Grammar schools could be reintroduced through the back door, campaigners warn

Multi-academy trusts will be able to move their brightest pupils to ‘centres of excellence’

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Ministers have been accused of paving the way for more selective schools through the back door, skirting around what would be a risky vote in Parliament.

Campaigners against grammars have seized on a clause in Government proposals to allow multi-academy trusts (MATs) to create a single “centre of excellence” within their chain of schools.

They fear the trusts will move their brightest pupils into that centre – which will, effectively, become a grammar – while less academic children will be shunted to other sites

Becky Allen, director of the think-tank Education Datalab, said: “I think [the Government] could circumvent the need for legislation to go down this route of selection within MATs.”

The back door route to selection has been uncovered by the online magazine Schools Week, which has highlighted how the Department for Education (DfE) has shifted its ground.

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In March, Schools Week was told that schools could not select by ability and that any trust found to be moving its pupils around on this basis would be investigated for a breach of the school admissions code.

But it says the DfE appears now to have abandoned that stance, arguing instead that pupils of both low and high ability could be moved between schools in a multi-academy trust.

The green paper introduced by Education Secretary Justine Greening stated moving the brightest pupils into a “centre of excellence” is “permissible”.

Schools Week has been told that, providing pupils remain on the roll of the school they were admitted to – and receive some of their education there – schools could teach pupils at another school or site.

It quoted the DfE saying a school move should not be done without parental consent, but failing to state what action would be taken if parental consent was not granted.

But the DfE said it was wrong to say that it had changed its stance since March, because it had always been the case that MATs - and all schools - are able to stream by ability.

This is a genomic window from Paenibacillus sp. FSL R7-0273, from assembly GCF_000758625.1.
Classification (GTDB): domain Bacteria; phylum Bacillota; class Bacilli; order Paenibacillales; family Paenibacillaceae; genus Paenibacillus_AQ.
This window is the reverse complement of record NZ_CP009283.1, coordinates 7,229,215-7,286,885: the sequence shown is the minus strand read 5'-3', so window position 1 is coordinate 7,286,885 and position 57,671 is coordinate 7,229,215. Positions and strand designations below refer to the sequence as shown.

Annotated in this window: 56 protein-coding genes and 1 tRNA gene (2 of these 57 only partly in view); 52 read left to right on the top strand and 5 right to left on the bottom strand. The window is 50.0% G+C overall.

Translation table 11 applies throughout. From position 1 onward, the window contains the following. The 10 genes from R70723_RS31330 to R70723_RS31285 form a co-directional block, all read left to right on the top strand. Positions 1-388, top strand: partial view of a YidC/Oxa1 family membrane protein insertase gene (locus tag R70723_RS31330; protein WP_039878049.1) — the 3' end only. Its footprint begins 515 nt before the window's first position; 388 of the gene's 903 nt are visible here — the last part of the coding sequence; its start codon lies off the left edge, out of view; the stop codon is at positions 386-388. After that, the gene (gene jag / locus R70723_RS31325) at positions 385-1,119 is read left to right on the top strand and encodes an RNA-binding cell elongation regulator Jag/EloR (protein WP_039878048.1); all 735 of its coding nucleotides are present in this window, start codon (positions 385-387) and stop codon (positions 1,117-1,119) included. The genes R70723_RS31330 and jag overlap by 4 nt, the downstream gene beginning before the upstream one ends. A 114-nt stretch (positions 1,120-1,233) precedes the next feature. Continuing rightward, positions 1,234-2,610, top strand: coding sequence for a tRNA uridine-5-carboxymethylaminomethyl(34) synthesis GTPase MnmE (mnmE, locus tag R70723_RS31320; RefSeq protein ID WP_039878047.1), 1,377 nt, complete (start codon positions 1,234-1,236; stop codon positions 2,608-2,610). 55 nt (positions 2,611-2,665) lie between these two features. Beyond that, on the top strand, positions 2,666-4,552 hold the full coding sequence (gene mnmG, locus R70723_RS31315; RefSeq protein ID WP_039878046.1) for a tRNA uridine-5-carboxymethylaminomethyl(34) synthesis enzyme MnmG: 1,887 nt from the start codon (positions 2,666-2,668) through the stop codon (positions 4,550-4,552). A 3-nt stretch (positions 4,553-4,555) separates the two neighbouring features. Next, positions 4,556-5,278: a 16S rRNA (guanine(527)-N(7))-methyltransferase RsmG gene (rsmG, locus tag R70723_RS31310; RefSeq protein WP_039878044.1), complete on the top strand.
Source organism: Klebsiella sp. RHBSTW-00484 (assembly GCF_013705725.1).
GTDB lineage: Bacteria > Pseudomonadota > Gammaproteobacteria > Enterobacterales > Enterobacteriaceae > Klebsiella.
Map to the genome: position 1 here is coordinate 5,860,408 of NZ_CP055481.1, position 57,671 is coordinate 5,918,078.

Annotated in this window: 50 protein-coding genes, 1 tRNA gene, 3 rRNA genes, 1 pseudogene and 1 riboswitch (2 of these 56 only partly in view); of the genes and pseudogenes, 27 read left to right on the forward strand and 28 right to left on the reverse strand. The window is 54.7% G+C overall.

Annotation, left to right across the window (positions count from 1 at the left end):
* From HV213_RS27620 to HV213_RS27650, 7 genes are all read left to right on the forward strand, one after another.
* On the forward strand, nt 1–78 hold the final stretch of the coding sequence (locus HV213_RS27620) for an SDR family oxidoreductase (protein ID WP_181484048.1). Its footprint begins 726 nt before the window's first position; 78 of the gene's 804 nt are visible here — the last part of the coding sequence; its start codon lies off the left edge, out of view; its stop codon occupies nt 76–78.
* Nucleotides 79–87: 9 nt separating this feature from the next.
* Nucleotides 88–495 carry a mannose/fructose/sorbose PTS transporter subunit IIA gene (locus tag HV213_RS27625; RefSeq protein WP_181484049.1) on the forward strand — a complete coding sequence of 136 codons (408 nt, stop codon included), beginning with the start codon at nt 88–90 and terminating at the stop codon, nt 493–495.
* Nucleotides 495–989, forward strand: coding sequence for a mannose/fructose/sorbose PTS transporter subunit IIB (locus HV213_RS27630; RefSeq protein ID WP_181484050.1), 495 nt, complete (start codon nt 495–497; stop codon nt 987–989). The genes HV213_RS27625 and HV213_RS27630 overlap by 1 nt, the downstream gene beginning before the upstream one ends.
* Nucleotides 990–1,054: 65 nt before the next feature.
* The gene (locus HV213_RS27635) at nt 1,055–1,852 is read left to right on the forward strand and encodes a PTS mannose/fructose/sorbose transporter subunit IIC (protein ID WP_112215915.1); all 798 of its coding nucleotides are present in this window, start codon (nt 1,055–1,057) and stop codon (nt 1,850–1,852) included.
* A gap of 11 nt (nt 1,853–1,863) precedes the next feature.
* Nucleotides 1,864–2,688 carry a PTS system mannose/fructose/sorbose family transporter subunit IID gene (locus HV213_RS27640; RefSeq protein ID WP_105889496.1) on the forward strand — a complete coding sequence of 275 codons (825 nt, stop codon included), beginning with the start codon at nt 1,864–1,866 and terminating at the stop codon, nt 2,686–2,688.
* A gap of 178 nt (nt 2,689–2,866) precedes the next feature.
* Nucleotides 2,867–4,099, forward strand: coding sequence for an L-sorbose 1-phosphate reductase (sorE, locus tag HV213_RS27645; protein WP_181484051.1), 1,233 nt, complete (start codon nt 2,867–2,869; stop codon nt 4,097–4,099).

A spokeswoman said: “Streaming pupils by ability is, and has always been, allowed at all schools, and helps teachers give every child an appropriately stretching education.

"Multi-academy trusts (MATs) have always been able to pool their resources to deliver these benefits on a larger scale and across different sites within the trust, and we want to see more do this. 

“The law is clear that trusts must not select pupils by ability at the point of admission, and streamed pupils must continue to receive some of their education at the school they are registered to.”

However, Schools Week believes parents of pupils selected to enter a “centre of excellence” would consent to their child moving, arguing this would effectively turn the trust’s remaining schools into secondary moderns.

Multi-academy trusts are believed to be uneasy about selection but, last week, Sir Dan Moynihan, chief executive of the Harris Federation, said he might be convinced to open a selective school.


A DfE spokeswoman said scrapping the ban on new grammar schools would “provide stretching education for the most academically able, regardless of their background and help to eliminate the attainment gap between disadvantaged pupils and their peers”.

She added that “there will be strict conditions that grammar schools must make sure they improve the education of pupils in every other part of the system”. Theresa May is faced with possible defeat on her first flagship policy, after more than a dozen Tory backbenchers criticised grammars, some warning of the “stigma” for pupils denied places.